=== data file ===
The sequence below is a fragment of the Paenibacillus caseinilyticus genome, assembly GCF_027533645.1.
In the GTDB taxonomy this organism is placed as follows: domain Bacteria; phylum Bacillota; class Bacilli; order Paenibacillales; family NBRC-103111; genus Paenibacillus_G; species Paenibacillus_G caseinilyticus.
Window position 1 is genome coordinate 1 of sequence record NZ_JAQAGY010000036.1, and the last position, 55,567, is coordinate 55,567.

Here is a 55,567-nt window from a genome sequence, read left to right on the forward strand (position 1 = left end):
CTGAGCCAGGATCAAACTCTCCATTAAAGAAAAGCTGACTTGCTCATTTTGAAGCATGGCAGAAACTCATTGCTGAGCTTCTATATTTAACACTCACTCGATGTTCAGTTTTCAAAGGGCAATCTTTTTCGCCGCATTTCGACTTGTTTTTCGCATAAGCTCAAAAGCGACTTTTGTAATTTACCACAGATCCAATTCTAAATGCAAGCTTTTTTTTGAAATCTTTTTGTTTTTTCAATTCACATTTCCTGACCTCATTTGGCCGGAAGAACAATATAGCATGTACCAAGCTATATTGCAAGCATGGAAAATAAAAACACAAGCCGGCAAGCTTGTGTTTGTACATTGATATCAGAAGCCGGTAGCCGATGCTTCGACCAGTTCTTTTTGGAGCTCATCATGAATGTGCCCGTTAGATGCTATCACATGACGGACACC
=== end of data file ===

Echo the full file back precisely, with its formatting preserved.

The sequence below is a fragment of the Paenibacillus caseinilyticus genome, assembly GCF_027533645.1.
In the GTDB taxonomy this organism is placed as follows: domain Bacteria; phylum Bacillota; class Bacilli; order Paenibacillales; family NBRC-103111; genus Paenibacillus_G; species Paenibacillus_G caseinilyticus.
Window position 1 is genome coordinate 1 of sequence record NZ_JAQAGY010000036.1, and the last position, 55,567, is coordinate 55,567.

Here is a 55,567-nt window from a genome sequence, read left to right on the forward strand (position 1 = left end):
CTGAGCCAGGATCAAACTCTCCATTAAAGAAAAGCTGACTTGCTCATTTTGAAGCATGGCAGAAACTCATTGCTGAGCTTCTATATTTAACACTCACTCGATGTTCAGTTTTCAAAGGGCAATCTTTTTCGCCGCATTTCGACTTGTTTTTCGCATAAGCTCAAAAGCGACTTTTGTAATTTACCACAGATCCAATTCTAAATGCAAGCTTTTTTTTGAAATCTTTTTGTTTTTTCAATTCACATTTCCTGACCTCATTTGGCCGGAAGAACAATATAGCATGTACCAAGCTATATTGCAAGCATGGAAAATAAAAACACAAGCCGGCAAGCTTGTGTTTGTACATTGATATCAGAAGCCGGTAGCCGATGCTTCGACCAGTTCTTTTTGGAGCTCATCATGAATGTGCCCGTTAGATGCTATCACATGACGGACACC